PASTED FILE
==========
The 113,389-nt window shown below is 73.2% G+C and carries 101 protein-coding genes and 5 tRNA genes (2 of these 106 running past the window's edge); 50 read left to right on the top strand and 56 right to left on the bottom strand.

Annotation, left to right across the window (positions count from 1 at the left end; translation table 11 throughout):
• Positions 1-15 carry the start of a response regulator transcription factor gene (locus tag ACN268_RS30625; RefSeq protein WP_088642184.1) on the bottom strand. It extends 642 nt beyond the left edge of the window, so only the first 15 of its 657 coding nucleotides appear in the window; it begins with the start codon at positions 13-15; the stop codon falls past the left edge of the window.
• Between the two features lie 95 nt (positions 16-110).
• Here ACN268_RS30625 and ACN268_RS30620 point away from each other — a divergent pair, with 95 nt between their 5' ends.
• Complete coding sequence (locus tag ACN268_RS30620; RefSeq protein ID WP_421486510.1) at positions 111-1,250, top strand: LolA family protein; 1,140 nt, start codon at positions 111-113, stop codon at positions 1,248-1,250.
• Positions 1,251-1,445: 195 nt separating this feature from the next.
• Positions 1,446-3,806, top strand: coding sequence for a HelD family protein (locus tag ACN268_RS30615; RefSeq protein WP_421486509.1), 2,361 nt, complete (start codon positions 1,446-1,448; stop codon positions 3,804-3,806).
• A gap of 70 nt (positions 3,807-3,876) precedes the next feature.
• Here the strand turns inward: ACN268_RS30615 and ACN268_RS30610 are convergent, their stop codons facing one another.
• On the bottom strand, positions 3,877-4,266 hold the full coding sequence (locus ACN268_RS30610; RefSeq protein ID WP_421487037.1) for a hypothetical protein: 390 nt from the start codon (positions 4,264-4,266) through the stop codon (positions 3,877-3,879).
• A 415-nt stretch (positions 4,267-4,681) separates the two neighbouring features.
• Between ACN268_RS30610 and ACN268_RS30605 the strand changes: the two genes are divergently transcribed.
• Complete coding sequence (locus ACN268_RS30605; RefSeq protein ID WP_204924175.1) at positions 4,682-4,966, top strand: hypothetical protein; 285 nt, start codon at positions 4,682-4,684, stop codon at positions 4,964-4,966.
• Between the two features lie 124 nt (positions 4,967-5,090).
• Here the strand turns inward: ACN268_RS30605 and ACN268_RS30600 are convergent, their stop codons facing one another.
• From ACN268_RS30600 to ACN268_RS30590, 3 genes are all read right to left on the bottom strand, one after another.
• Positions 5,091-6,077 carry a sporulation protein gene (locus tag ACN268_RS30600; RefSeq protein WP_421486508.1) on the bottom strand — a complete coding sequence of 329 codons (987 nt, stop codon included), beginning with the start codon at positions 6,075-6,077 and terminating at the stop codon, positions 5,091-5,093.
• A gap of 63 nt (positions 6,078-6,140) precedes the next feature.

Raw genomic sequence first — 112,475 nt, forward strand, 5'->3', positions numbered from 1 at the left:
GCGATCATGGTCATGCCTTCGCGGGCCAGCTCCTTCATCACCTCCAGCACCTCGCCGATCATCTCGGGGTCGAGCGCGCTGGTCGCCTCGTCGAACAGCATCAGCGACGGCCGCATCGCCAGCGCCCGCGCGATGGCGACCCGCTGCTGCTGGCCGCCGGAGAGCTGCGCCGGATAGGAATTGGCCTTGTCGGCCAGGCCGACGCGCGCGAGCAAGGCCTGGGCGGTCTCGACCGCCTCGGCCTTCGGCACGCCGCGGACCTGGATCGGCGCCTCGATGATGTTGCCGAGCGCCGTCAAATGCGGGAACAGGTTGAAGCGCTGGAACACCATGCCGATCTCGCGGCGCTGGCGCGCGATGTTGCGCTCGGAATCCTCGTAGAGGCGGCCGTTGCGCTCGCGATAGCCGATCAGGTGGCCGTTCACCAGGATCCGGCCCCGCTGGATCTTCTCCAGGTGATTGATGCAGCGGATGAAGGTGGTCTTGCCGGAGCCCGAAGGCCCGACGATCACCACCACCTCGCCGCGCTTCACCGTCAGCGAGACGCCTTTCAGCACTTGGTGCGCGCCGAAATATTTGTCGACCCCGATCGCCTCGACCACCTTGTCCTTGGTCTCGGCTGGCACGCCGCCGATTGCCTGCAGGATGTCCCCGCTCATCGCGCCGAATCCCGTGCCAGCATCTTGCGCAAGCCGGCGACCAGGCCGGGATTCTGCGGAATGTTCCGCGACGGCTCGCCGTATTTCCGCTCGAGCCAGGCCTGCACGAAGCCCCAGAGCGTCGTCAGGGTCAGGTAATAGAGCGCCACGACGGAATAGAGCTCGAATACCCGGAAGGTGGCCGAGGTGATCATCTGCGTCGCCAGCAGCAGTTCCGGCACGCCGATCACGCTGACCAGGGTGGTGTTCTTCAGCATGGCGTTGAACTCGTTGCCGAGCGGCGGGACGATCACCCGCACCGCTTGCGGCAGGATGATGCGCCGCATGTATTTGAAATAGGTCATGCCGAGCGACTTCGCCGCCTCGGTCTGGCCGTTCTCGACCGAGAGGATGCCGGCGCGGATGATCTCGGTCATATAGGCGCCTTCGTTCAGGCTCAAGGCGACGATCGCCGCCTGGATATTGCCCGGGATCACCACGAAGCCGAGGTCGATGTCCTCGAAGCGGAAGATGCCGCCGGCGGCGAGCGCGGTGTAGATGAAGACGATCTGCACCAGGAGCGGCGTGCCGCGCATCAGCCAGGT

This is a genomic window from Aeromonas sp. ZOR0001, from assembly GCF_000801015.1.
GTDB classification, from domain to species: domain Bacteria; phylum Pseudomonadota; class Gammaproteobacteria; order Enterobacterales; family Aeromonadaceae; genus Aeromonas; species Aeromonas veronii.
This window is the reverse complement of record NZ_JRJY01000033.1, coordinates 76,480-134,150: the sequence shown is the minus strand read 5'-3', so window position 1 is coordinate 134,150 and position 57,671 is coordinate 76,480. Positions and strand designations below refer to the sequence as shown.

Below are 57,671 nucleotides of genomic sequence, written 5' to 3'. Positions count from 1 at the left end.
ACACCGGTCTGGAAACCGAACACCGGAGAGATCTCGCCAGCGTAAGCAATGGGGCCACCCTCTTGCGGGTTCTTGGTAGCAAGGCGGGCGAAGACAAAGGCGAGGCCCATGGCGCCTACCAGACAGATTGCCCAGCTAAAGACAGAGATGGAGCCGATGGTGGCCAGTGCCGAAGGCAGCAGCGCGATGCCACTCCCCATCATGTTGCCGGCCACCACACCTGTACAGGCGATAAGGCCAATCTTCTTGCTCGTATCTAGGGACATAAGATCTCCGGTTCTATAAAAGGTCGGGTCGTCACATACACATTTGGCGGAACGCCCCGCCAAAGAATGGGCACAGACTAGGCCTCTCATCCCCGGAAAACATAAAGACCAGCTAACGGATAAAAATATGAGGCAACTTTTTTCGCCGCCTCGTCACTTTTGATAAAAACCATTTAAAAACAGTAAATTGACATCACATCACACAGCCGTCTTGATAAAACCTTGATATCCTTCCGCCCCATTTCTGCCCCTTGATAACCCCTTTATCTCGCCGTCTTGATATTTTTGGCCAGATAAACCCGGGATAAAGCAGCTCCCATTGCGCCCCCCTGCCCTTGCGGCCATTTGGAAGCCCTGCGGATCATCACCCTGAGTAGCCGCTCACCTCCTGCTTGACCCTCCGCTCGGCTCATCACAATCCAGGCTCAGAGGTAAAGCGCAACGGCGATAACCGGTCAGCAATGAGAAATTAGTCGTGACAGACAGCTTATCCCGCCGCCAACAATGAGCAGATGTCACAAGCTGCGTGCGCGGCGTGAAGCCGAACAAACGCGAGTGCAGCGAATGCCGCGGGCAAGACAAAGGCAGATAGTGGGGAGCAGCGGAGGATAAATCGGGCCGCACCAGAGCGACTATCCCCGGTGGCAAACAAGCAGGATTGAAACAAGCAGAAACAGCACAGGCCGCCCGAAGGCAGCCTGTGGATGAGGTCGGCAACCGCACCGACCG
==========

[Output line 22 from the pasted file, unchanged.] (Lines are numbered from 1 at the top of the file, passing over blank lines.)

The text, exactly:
This is a genomic window from Aeromonas sp. ZOR0001, from assembly GCF_000801015.1.